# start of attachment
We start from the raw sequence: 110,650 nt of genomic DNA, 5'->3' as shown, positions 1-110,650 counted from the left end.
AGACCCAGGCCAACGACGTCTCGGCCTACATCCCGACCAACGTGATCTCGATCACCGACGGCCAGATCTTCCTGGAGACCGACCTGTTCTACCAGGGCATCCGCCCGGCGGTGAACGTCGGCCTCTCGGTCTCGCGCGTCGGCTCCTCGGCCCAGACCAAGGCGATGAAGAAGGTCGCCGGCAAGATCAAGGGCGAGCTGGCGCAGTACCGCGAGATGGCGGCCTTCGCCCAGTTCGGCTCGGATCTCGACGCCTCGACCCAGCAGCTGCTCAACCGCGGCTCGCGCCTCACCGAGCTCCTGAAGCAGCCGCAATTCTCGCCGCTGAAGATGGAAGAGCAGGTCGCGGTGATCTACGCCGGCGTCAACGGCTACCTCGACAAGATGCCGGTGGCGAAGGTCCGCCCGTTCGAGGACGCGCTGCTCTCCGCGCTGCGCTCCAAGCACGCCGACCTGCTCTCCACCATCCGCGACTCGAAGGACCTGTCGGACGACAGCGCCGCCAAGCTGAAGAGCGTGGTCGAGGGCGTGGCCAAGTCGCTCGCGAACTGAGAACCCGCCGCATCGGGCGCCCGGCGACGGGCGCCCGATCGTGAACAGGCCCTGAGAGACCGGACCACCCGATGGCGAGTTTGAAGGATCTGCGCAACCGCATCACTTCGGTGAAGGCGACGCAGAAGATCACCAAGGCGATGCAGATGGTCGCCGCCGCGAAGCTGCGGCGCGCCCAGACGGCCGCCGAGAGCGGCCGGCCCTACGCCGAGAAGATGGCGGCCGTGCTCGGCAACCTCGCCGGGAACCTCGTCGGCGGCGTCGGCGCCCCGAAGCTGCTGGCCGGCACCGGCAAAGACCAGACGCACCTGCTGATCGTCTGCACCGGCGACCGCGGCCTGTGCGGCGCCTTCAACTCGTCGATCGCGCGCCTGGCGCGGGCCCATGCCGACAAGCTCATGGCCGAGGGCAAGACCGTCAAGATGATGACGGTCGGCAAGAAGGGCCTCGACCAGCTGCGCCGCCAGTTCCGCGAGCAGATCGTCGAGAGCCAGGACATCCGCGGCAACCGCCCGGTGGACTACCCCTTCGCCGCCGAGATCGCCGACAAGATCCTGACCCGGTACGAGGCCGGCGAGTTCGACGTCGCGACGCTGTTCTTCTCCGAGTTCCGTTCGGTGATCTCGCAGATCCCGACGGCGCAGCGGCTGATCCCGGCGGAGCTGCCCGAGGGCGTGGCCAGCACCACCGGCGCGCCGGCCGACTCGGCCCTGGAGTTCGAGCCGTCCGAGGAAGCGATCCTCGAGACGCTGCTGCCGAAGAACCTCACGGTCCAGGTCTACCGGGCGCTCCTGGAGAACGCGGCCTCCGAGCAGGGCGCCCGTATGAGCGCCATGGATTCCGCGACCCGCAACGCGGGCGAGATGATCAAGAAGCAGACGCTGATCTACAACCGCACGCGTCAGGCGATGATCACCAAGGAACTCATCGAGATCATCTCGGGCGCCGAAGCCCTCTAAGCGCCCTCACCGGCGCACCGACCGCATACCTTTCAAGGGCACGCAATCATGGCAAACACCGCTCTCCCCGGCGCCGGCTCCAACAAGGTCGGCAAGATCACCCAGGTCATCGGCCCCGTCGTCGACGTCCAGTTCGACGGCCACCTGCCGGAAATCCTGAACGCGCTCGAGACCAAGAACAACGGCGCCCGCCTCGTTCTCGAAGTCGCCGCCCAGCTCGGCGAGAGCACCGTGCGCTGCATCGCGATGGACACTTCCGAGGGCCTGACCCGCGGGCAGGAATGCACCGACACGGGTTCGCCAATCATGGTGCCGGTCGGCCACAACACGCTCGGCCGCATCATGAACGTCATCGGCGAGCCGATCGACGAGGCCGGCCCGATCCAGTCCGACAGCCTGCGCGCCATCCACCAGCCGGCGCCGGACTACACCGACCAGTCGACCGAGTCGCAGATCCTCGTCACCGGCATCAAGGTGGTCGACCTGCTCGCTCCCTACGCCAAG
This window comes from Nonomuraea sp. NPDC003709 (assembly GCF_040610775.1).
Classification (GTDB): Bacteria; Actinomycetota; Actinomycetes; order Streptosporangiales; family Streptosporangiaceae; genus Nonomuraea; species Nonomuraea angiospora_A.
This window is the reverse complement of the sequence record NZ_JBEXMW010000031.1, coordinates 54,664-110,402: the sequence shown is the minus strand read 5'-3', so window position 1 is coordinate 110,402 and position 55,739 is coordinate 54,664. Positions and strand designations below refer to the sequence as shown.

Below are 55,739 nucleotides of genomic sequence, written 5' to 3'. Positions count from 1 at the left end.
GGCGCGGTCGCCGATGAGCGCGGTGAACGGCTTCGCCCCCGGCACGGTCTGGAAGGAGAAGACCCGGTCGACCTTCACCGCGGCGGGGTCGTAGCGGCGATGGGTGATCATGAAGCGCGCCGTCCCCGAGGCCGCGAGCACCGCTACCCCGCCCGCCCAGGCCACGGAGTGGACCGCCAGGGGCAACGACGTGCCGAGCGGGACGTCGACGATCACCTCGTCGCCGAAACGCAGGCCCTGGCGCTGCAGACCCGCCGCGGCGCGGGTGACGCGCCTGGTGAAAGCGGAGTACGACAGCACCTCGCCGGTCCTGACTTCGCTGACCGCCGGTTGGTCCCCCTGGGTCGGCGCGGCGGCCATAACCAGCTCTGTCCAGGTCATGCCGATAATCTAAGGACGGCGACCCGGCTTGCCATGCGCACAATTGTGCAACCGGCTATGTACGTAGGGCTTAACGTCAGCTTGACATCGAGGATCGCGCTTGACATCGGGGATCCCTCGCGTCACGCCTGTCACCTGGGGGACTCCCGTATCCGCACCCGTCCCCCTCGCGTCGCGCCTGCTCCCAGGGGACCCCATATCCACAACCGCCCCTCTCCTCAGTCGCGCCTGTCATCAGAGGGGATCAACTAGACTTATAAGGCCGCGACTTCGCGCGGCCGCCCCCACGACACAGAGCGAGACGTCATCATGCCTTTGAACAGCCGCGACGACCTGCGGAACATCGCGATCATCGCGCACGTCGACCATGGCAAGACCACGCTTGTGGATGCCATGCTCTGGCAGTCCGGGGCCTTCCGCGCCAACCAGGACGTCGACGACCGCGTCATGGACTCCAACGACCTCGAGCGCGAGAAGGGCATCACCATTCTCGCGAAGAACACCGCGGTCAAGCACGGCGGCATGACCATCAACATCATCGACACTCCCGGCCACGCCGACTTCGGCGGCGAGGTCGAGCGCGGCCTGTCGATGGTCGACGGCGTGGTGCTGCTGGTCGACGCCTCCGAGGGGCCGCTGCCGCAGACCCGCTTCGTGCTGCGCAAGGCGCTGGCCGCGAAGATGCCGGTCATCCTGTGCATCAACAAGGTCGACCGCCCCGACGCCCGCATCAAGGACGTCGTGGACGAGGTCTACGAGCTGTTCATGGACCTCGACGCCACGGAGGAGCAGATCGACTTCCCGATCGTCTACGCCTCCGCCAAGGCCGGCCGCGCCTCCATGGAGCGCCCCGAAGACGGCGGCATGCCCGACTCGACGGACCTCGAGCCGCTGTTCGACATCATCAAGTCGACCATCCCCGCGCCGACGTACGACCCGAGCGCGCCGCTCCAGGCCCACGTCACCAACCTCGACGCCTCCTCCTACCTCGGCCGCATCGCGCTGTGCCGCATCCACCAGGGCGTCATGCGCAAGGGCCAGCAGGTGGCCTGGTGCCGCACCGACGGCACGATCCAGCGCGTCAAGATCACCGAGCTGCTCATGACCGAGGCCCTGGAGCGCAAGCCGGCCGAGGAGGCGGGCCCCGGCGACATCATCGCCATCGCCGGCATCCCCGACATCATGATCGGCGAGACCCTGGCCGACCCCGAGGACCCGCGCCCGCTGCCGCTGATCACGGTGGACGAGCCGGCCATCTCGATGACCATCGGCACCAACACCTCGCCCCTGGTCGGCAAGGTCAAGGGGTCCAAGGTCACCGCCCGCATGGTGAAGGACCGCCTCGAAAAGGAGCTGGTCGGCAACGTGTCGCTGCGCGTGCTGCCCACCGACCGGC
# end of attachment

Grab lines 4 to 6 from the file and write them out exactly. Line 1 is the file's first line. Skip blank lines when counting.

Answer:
Classification (GTDB): Bacteria; Actinomycetota; Actinomycetes; order Streptosporangiales; family Streptosporangiaceae; genus Nonomuraea; species Nonomuraea angiospora_A.
This window is the reverse complement of the sequence record NZ_JBEXMW010000031.1, coordinates 54,664-110,402: the sequence shown is the minus strand read 5'-3', so window position 1 is coordinate 110,402 and position 55,739 is coordinate 54,664. Positions and strand designations below refer to the sequence as shown.

Below are 55,739 nucleotides of genomic sequence, written 5' to 3'. Positions count from 1 at the left end.